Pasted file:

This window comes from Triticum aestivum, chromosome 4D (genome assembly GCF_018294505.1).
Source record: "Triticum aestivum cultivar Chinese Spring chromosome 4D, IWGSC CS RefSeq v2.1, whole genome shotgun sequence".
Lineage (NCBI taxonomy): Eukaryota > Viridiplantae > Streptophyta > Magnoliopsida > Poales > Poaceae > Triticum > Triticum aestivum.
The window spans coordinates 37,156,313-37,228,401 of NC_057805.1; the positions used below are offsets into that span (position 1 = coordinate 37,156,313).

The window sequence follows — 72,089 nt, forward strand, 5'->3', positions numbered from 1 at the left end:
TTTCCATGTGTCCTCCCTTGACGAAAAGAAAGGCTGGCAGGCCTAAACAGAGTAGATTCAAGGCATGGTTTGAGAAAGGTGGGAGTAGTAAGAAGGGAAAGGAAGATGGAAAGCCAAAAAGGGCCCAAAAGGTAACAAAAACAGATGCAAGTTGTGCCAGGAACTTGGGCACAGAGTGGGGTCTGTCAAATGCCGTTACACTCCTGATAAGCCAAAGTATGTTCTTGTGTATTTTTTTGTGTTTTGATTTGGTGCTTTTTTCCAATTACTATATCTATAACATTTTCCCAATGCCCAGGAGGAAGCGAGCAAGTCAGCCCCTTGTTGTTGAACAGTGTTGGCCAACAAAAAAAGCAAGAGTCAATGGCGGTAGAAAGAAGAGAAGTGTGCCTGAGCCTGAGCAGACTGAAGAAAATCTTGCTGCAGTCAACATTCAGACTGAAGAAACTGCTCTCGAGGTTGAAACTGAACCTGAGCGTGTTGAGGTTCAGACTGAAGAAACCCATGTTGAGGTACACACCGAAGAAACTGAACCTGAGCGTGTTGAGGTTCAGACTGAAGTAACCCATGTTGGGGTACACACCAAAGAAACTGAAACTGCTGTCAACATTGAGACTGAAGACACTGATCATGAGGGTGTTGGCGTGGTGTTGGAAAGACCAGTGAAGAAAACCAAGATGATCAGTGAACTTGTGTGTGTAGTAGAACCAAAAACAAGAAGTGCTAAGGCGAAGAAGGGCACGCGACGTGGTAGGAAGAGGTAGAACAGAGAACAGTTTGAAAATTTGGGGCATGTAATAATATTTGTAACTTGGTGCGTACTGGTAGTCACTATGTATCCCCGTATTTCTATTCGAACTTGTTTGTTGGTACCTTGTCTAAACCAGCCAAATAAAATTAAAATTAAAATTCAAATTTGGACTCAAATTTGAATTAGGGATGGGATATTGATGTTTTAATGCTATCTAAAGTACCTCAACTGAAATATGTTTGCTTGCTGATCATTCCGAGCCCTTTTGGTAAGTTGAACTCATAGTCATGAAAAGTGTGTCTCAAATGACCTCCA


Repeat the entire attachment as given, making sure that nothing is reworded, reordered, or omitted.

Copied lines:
This window comes from Triticum aestivum, chromosome 4D (genome assembly GCF_018294505.1).
Source record: "Triticum aestivum cultivar Chinese Spring chromosome 4D, IWGSC CS RefSeq v2.1, whole genome shotgun sequence".
Lineage (NCBI taxonomy): Eukaryota > Viridiplantae > Streptophyta > Magnoliopsida > Poales > Poaceae > Triticum > Triticum aestivum.
The window spans coordinates 37,156,313-37,228,401 of NC_057805.1; the positions used below are offsets into that span (position 1 = coordinate 37,156,313).

The window sequence follows — 72,089 nt, forward strand, 5'->3', positions numbered from 1 at the left end:
TTTCCATGTGTCCTCCCTTGACGAAAAGAAAGGCTGGCAGGCCTAAACAGAGTAGATTCAAGGCATGGTTTGAGAAAGGTGGGAGTAGTAAGAAGGGAAAGGAAGATGGAAAGCCAAAAAGGGCCCAAAAGGTAACAAAAACAGATGCAAGTTGTGCCAGGAACTTGGGCACAGAGTGGGGTCTGTCAAATGCCGTTACACTCCTGATAAGCCAAAGTATGTTCTTGTGTATTTTTTTGTGTTTTGATTTGGTGCTTTTTTCCAATTACTATATCTATAACATTTTCCCAATGCCCAGGAGGAAGCGAGCAAGTCAGCCCCTTGTTGTTGAACAGTGTTGGCCAACAAAAAAAGCAAGAGTCAATGGCGGTAGAAAGAAGAGAAGTGTGCCTGAGCCTGAGCAGACTGAAGAAAATCTTGCTGCAGTCAACATTCAGACTGAAGAAACTGCTCTCGAGGTTGAAACTGAACCTGAGCGTGTTGAGGTTCAGACTGAAGAAACCCATGTTGAGGTACACACCGAAGAAACTGAACCTGAGCGTGTTGAGGTTCAGACTGAAGTAACCCATGTTGGGGTACACACCAAAGAAACTGAAACTGCTGTCAACATTGAGACTGAAGACACTGATCATGAGGGTGTTGGCGTGGTGTTGGAAAGACCAGTGAAGAAAACCAAGATGATCAGTGAACTTGTGTGTGTAGTAGAACCAAAAACAAGAAGTGCTAAGGCGAAGAAGGGCACGCGACGTGGTAGGAAGAGGTAGAACAGAGAACAGTTTGAAAATTTGGGGCATGTAATAATATTTGTAACTTGGTGCGTACTGGTAGTCACTATGTATCCCCGTATTTCTATTCGAACTTGTTTGTTGGTACCTTGTCTAAACCAGCCAAATAAAATTAAAATTAAAATTCAAATTTGGACTCAAATTTGAATTAGGGATGGGATATTGATGTTTTAATGCTATCTAAAGTACCTCAACTGAAATATGTTTGCTTGCTGATCATTCCGAGCCCTTTTGGTAAGTTGAACTCATAGTCATGAAAAGTGTGTCTCAAATGACCTCCA